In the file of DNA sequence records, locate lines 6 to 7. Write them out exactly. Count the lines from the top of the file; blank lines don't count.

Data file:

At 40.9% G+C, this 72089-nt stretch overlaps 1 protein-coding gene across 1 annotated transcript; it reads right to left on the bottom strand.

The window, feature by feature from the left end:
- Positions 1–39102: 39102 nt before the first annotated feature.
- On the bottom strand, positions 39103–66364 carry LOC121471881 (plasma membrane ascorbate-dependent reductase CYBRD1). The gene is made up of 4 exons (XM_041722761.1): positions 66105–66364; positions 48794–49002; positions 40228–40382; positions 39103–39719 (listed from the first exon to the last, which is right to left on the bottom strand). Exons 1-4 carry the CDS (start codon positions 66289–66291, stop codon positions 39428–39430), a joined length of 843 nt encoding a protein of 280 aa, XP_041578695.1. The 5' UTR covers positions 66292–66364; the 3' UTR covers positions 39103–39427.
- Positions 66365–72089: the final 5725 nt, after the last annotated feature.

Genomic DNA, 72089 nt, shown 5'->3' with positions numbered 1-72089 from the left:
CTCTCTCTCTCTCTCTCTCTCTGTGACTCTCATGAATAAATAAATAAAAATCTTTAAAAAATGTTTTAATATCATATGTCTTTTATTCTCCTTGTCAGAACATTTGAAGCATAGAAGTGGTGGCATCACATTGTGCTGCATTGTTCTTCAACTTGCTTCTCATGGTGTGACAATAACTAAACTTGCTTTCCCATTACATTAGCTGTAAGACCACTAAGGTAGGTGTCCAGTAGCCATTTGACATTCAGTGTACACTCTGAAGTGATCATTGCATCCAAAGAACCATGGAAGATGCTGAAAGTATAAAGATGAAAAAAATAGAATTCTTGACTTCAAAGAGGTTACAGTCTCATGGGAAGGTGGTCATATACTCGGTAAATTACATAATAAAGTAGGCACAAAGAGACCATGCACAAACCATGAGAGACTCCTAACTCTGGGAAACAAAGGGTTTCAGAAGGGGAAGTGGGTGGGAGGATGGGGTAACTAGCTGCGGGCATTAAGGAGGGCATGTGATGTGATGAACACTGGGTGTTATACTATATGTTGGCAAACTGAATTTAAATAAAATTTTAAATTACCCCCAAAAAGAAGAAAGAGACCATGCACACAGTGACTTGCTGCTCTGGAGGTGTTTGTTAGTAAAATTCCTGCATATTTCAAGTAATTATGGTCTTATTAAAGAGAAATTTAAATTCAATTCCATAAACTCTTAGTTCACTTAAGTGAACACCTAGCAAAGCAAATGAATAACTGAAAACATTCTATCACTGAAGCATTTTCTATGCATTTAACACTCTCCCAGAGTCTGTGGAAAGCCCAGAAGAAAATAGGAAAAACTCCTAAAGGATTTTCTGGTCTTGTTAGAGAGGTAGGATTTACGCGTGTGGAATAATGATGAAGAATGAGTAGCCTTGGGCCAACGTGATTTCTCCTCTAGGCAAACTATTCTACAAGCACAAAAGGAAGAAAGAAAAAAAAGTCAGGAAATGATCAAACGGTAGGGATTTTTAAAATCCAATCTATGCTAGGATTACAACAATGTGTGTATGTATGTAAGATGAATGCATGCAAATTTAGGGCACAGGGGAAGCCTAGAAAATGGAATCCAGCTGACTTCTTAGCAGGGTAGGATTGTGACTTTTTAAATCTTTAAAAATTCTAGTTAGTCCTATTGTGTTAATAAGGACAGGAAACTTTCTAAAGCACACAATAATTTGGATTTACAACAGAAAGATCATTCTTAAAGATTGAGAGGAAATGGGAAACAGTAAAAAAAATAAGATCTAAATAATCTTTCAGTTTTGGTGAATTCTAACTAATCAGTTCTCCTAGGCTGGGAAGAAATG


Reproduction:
Genomic DNA, 72089 nt, shown 5'->3' with positions numbered 1-72089 from the left:
CTCTCTCTCTCTCTCTCTCTCTGTGACTCTCATGAATAAATAAATAAAAATCTTTAAAAAATGTTTTAATATCATATGTCTTTTATTCTCCTTGTCAGAACATTTGAAGCATAGAAGTGGTGGCATCACATTGTGCTGCATTGTTCTTCAACTTGCTTCTCATGGTGTGACAATAACTAAACTTGCTTTCCCATTACATTAGCTGTAAGACCACTAAGGTAGGTGTCCAGTAGCCATTTGACATTCAGTGTACACTCTGAAGTGATCATTGCATCCAAAGAACCATGGAAGATGCTGAAAGTATAAAGATGAAAAAAATAGAATTCTTGACTTCAAAGAGGTTACAGTCTCATGGGAAGGTGGTCATATACTCGGTAAATTACATAATAAAGTAGGCACAAAGAGACCATGCACAAACCATGAGAGACTCCTAACTCTGGGAAACAAAGGGTTTCAGAAGGGGAAGTGGGTGGGAGGATGGGGTAACTAGCTGCGGGCATTAAGGAGGGCATGTGATGTGATGAACACTGGGTGTTATACTATATGTTGGCAAACTGAATTTAAATAAAATTTTAAATTACCCCCAAAAAGAAGAAAGAGACCATGCACACAGTGACTTGCTGCTCTGGAGGTGTTTGTTAGTAAAATTCCTGCATATTTCAAGTAATTATGGTCTTATTAAAGAGAAATTTAAATTCAATTCCATAAACTCTTAGTTCACTTAAGTGAACACCTAGCAAAGCAAATGAATAACTGAAAACATTCTATCACTGAAGCATTTTCTATGCATTTAACACTCTCCCAGAGTCTGTGGAAAGCCCAGAAGAAAATAGGAAAAACTCCTAAAGGATTTTCTGGTCTTGTTAGAGAGGTAGGATTTACGCGTGTGGAATAATGATGAAGAATGAGTAGCCTTGGGCCAACGTGATTTCTCCTCTAGGCAAACTATTCTACAAGCACAAAAGGAAGAAAGAAAAAAAAGTCAGGAAATGATCAAACGGTAGGGATTTTTAAAATCCAATCTATGCTAGGATTACAACAATGTGTGTATGTATGTAAGATGAATGCATGCAAATTTAGGGCACAGGGGAAGCCTAGAAAATGGAATCCAGCTGACTTCTTAGCAGGGTAGGATTGTGACTTTTTAAATCTTTAAAAATTCTAGTTAGTCCTATTGTGTTAATAAGGACAGGAAACTTTCTAAAGCACACAATAATTTGGATTTACAACAGAAAGATCATTCTTAAAGATTGAGAGGAAATGGGAAACAGTAAAAAAAATAAGATCTAAATAATCTTTCAGTTTTGGTGAATTCTAACTAATCAGTTCTCCTAGGCTGGGAAGAAATG